Free and open. These are the guiding principles of the Internet as it was conceived many years ago, and as it mostly remains to this day. The freeness and openness of the Internet is what gave birth to Netflix, Google, YouTube, Hulu, Amazon, Facebook … really anything you love about the internet, almost everything you access daily on the internet, everything you see and read and share is probably the result of the level competitive playing field that is the open and free internet. That openness and freeness is due to a concept called net neutrality.
In essence net neutrality means that no company or entity can impede what you want to access when you browse the web. The company that delivers Internet accesses to you, whether to your laptop, or phone, or iPad, must treat all content exactly the same. From Wikipedia articles, to Buzzfeed quizzes, to corporate about pages, left wing media, right wing media, and mainstream media, Netflix, or Hulu, or YouTube, every bit and byte must be delivered to you on equal terms. With net neutrality in place no one gets to choose or obstruct what you want to see.
However, some Internet Service Providers (usually the ones that are also TV service providers) hate this idea. You are almost certainly familiar with how your TV subscription works. You pay a little bit for the basics, a little bit more for the things you want to see often: sports, movies, genre channels, and other niche entertainment, and you pay even more for premier channels like HBO, Showtime, Cinemax, all access NFL, MLB, NHL, or soccer. Effectively, TV providers act as gatekeepers and chop of each finger and toe and arm and leg before you get what you want. And they just can’t wait to do the same thing to the Internet.
You want to check out YouTube videos? That will be an extra $5 a month. Netflix? Make it $10. Our competitor’s content? Lucky for you that is in the unrestricted “premium” package for a low monthly price of $55. Of course that is on top of our “basic”, “social media”, and “entertainment” packages. And if you’d like to view it all without incessant buffering you can add in our “speed boost” service for another $25 a month. If you think your Internet subscription is obnoxiously expensive now – and it is – just wait until net neutrality is done in. For a quick visual of what the above net neutrally free version of the Internet would look like, check out The Open Internet.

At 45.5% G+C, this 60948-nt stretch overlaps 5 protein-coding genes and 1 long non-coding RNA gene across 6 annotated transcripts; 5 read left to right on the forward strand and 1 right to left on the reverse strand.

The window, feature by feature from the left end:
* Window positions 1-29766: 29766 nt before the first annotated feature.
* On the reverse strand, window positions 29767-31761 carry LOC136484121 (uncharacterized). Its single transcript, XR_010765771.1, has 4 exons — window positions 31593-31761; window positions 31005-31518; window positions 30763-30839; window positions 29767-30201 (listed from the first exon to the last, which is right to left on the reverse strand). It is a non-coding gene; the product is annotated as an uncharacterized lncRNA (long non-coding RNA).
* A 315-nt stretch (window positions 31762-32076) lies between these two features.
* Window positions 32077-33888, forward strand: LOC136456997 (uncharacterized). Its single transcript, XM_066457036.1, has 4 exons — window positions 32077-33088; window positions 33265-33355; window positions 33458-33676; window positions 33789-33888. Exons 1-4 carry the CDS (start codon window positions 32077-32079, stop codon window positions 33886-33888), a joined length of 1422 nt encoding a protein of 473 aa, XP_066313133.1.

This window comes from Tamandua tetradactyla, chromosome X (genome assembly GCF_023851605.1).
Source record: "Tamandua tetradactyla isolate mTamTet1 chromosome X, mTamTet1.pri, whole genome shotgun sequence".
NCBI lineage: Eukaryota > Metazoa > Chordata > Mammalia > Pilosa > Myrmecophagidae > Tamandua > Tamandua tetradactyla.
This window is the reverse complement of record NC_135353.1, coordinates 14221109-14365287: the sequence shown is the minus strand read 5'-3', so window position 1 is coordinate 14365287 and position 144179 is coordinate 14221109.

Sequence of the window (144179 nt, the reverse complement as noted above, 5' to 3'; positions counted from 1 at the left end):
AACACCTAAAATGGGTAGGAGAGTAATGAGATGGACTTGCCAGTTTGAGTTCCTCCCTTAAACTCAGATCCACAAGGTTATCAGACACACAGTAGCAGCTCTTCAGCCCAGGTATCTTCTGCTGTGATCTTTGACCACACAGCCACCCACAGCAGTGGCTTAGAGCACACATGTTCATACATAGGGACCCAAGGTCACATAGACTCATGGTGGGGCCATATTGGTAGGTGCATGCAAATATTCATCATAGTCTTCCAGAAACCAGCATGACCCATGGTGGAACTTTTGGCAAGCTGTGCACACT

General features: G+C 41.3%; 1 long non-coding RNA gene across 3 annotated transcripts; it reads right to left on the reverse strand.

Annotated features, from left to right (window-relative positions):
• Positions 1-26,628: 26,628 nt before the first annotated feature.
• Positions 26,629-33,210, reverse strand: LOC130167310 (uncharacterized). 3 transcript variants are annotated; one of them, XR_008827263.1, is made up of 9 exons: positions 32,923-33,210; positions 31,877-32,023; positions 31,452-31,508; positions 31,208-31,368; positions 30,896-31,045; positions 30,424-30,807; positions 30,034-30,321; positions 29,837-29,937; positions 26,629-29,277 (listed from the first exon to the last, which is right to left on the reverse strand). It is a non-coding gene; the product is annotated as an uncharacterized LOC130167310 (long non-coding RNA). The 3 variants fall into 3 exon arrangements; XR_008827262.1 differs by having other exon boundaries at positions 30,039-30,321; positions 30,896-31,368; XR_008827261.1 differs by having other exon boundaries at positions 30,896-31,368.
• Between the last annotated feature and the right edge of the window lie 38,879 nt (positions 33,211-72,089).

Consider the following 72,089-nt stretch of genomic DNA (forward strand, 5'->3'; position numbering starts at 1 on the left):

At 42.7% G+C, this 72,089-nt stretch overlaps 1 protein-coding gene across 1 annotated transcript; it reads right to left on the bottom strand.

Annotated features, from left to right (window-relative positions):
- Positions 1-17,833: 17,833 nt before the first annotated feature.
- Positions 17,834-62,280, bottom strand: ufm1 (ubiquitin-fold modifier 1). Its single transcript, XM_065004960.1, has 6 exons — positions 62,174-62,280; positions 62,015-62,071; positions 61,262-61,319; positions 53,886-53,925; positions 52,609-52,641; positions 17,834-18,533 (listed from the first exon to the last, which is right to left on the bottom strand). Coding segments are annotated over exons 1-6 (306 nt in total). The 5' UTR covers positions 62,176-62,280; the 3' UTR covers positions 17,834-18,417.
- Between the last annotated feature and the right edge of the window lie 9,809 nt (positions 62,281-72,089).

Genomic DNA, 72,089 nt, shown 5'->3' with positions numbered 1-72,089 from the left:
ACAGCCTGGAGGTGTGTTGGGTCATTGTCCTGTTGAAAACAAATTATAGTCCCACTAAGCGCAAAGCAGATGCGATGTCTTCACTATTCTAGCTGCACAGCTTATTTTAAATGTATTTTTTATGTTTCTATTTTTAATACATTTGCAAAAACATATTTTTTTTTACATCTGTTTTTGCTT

So why should you care? Quite simply, because it is your hard earned money on the line. If you are ridiculously wealthy or if your hobby is putting money in a trashcan and lighting it on fire, then protecting net neutrally has nothing to offer you. If on the other hand you invest in the stock market, work in any industry even remotely connected to technology, love using the Internet to watch movies, chat with friends, post pictures of your baby, puppy, kitten, coffee cup, or favorite cactus on Facebook, and don’t want to spend twice what you currently do for the privilege, then protecting net neutrality is 100% in your interests.
There are other reasons that protecting net neutrality is important. There are ideological reasons, political reasons, human rights reasons, and business reasons. At the end of the day though, money talks loudest, and your pocket book is going to be screaming at you if net neutrality crumbles.
What can you do to protect the free and open Internet? (If you wonder if it needs protecting, give “net neutrality” a quick Google.) First, be informed. Inform your friends. Share this post. If you have some cash to burn, give $1, or $2, or $10 to Save The Internet, or the Electronic Frontier Foundation. If you are really concerned, and I hope you are, then give some serious consideration to calling your elected representatives, and politely telling them how much you like net neutrality. Not sure who represents you. No worries, WhoIsMyRepresentative has got you covered, just type in your zip code.
Whether you are young or old, conservative, liberal, socialist, or libertarian, rich, poor, or middle class, CEO, or entry level dreamer, technophile, or afternoon Facebook browser, net neutrality protects your freedom to use the internet however you wish and without any outside entity putting up roadblocks to that content. In short, net neutrality keeps the Internet working for you and the millions of people innovating every day to make your world and mine a tiny bit better. So please, take a moment, share, donate, or call to keep our Internet free and open.